You decide what the winning team receives! Tell us here what you think the winners should get with a $50 budget.

I already have one full suitcase so the prizes have to fit into my second bag. I'll post photos on this blog of the winning team receiving their prize. Be part of the fun!

Leave your comment below with your idea. If your idea is chosen for our Scavenger Hunt prize then you will win something as well. Everyone wins!

Be creative! Be bizarre! Name that prize!

Friday, September 26, 2008

Spelling is Very Important in Shcool

I "borrowed" this image from Urban School Teacher. Thanks Mr. Teacher for the giggle! I love the woman scratching her head. Brilliant.

Wednesday, September 24, 2008

Teachers in London: How to Find an Apartment


Teachers always ask me where they should live in London. To help, here's an excerpt from the book, Guide to Teaching in London: A Survival Guide for Canadians.

If you decide to go with an agency that provides its teachers with accommodations, you will likely want to strike out on your own at some point (agency accommodations are usually university-dorm style settings, with shared kitchens and bathrooms – and rent to match! So great to start out in, but not so great to live in permanently for most people.)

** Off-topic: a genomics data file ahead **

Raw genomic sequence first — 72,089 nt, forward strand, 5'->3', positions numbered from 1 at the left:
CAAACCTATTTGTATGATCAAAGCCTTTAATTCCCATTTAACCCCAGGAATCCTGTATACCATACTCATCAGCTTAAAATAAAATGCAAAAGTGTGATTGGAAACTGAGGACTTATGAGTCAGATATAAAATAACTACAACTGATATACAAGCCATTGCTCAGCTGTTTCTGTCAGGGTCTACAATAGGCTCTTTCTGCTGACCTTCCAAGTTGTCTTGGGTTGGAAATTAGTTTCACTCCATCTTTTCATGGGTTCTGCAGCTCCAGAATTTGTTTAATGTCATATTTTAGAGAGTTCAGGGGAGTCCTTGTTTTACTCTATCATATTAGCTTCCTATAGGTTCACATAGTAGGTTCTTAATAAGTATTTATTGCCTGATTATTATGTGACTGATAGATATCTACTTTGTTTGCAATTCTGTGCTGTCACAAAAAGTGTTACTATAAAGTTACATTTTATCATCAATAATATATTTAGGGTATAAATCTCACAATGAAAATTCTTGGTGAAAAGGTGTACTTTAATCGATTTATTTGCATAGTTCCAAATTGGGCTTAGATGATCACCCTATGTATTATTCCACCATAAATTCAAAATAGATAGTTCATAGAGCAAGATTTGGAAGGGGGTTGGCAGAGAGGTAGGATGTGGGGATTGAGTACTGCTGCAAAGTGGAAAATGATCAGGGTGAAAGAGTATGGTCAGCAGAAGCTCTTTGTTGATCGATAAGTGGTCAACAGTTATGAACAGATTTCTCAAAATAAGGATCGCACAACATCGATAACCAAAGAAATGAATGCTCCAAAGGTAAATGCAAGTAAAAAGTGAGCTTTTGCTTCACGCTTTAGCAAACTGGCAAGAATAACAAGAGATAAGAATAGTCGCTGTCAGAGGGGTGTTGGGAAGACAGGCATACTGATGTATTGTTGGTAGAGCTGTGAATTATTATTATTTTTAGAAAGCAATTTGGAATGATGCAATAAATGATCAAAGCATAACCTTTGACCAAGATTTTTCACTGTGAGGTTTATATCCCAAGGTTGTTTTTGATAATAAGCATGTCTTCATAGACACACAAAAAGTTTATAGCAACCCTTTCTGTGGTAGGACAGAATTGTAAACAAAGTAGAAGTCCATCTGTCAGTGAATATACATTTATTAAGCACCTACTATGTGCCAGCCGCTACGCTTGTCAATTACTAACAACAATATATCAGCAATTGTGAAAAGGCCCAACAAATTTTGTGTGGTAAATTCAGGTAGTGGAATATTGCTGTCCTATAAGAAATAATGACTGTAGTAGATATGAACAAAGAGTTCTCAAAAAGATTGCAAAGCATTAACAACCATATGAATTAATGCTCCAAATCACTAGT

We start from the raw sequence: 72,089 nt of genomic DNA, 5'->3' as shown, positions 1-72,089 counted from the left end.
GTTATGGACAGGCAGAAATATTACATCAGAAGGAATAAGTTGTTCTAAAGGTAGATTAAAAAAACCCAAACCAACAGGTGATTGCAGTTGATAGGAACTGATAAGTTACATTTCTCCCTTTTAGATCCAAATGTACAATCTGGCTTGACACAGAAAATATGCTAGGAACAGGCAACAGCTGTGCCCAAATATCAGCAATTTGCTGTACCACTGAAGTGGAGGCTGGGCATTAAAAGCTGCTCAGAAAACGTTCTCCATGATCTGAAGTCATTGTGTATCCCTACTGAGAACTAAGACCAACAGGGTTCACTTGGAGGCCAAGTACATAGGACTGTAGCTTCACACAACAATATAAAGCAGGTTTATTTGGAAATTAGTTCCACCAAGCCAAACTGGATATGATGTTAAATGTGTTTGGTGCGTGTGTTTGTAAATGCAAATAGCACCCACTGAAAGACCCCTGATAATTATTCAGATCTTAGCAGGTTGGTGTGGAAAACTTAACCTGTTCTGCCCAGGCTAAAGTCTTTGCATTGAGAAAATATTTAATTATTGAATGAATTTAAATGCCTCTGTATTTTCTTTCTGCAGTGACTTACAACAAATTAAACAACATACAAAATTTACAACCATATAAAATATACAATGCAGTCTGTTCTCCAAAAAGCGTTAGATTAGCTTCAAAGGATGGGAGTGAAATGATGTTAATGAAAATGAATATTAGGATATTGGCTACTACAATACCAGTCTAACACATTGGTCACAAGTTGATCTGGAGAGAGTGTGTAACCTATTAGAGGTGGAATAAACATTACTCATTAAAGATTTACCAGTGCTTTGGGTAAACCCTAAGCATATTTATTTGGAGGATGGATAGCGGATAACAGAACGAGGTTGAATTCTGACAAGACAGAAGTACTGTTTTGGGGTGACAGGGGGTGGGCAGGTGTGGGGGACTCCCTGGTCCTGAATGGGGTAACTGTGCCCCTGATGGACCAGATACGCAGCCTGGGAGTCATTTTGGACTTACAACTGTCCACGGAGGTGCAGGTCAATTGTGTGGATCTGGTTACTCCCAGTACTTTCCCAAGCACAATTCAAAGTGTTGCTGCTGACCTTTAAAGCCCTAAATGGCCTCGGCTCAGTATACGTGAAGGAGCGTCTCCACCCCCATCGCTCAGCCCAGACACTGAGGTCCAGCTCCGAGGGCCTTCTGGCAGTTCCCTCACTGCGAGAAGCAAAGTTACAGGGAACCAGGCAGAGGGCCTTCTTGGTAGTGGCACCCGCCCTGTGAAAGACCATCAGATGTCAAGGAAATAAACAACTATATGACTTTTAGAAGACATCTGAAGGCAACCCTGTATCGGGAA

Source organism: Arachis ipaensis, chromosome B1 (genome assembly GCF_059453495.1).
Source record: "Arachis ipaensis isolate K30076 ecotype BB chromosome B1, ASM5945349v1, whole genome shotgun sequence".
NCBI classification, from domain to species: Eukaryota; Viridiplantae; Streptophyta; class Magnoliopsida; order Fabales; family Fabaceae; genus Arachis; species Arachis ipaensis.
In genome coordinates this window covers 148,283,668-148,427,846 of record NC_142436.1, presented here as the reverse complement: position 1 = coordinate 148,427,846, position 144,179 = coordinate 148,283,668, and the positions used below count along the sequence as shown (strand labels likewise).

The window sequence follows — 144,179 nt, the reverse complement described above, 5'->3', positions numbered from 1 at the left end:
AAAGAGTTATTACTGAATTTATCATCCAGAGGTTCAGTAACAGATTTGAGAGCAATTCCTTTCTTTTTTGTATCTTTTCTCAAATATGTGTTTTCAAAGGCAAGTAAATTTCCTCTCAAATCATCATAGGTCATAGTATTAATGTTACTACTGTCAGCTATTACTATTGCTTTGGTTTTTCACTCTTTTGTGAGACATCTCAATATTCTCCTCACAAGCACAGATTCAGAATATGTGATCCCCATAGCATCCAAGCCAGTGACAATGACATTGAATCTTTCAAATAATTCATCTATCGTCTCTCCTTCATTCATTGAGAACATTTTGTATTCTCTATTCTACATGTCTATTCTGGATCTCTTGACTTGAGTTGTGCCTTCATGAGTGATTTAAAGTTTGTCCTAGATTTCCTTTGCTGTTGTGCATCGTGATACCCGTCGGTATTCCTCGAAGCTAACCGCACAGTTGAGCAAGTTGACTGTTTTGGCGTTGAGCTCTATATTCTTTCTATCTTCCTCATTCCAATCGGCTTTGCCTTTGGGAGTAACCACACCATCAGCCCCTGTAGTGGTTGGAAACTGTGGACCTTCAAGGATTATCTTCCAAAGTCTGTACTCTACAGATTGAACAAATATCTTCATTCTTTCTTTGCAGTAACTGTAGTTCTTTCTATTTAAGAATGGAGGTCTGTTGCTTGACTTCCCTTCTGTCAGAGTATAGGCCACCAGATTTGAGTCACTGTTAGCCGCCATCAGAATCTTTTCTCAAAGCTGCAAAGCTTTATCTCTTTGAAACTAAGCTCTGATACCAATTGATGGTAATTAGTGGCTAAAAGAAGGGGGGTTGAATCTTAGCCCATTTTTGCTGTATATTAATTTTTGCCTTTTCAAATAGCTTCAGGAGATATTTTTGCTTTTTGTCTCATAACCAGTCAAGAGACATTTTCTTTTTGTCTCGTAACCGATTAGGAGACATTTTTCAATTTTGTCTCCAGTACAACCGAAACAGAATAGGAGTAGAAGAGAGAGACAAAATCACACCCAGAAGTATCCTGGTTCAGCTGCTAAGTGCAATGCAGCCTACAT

To calculate what your rent will be, you need to determine what zone you’d like to live in. I personally lived in a shoe-box sized apartment in Notting Hill for 468 pounds/month. I had to share a bathroom with one other woman (the one who thought her plants were trying to kill her while she slept that I mentioned earlier), which was the downside for me. The plus side was living in Notting Hill, so I was more than happy to pay the money to live in a studio flat on my own in one of the most exciting neighbourhoods in London.